A woman screams. Not from the physical ache of birth but from the emotional pain of being told that her baby has died. And I am so, so, sorry for her pain. The tears begin to spring from my eyes and I realize that the woman I am looking down upon is me.
I lay upon a hospital triage bed while my midwife and nurses try to find my baby’s heart beat with what I falsely believe is faulty equipment. My hopes rise as the OB asks Troy, my husband and partner to come stand behind the ultrasound screen to watch. But then she asks if I’ve been drinking alcohol or taking street drugs. I am nervous at what this line of questioning is getting to. Of course I haven’t been doing either! But regardless of my squeaky clean record, the ultrasound machine declares “fetal demise”.
I beg to be put out under general anaesthetic so that the baby can be taken from me and I can pretend that this has never happened. Wouldn’t it be easier if I could erase the last eight months?! But…but…The wise, kind women who surround and support me, begin to bring life to images of my child that I will give birth to. They remind me that my baby will be stillborn but my baby will still be born
In that moment, I feel hope. Who is this little one that stirred inside me? What will we name him or her? Will my baby look like me or Troy or both of us? Love, love, love grows and grows and grows inside me until I feel like I will explode.
At 7:50pm on a Monday evening, I meet my little girl for the first time and I am so in awe of her. We name her Kierin Alexis and hold her, dress her and take photos so we can remember every single fleeting moment. Family comes and shares tears and smiles with us. And time passes until we have to let her go and say goodbye.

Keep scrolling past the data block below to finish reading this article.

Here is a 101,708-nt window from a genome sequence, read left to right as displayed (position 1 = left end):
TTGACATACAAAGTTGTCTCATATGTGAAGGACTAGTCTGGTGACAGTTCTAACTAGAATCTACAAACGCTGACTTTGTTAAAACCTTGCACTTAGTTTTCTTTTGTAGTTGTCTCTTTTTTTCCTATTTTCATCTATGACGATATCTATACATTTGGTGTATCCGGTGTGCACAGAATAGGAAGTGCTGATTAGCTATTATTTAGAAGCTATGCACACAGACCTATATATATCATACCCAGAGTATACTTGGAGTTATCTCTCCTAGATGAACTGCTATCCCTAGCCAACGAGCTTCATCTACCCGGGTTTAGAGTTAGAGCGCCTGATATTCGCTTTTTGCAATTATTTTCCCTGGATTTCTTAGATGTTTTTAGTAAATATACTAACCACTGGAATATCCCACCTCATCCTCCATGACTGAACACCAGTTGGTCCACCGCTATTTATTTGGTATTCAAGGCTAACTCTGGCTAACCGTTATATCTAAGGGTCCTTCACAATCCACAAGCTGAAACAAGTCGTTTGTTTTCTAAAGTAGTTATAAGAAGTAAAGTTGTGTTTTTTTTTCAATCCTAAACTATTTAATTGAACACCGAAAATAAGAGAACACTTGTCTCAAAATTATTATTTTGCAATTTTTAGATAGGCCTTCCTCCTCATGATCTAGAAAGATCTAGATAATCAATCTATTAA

I’ve missed a year of your life. I have imagined you in my dreams, the beautiful little girl you would be. No longer an infant but a toddler – standing, walking, giggling. It breaks my heart over and over to know I’ve missed these things. A woman once said to me, “At least you didn’t have to hear her laugh or see her smile and lose all that.” And my response, if I had had the strength, would have been, “At least you got to hear her laugh and see her smile and experience all that.” Is there a good time for loss? No. It hurts at 6 weeks gestation, it hurts at 32 weeks gestation and it hurts at 5 months old.
Sometimes I feel like a yo-yo going up and down, side to side, and all around with emotions. It’s September again, your birth month, and all those desperate emotions I had in the beginning have come flooding back. I can feel it in the air – the news, the television premieres, the Indian summer and the way the sun sets. It is an all too painful reminder of our loss and a reminder that this pain will never go away. And that is okay because then I will never forget you.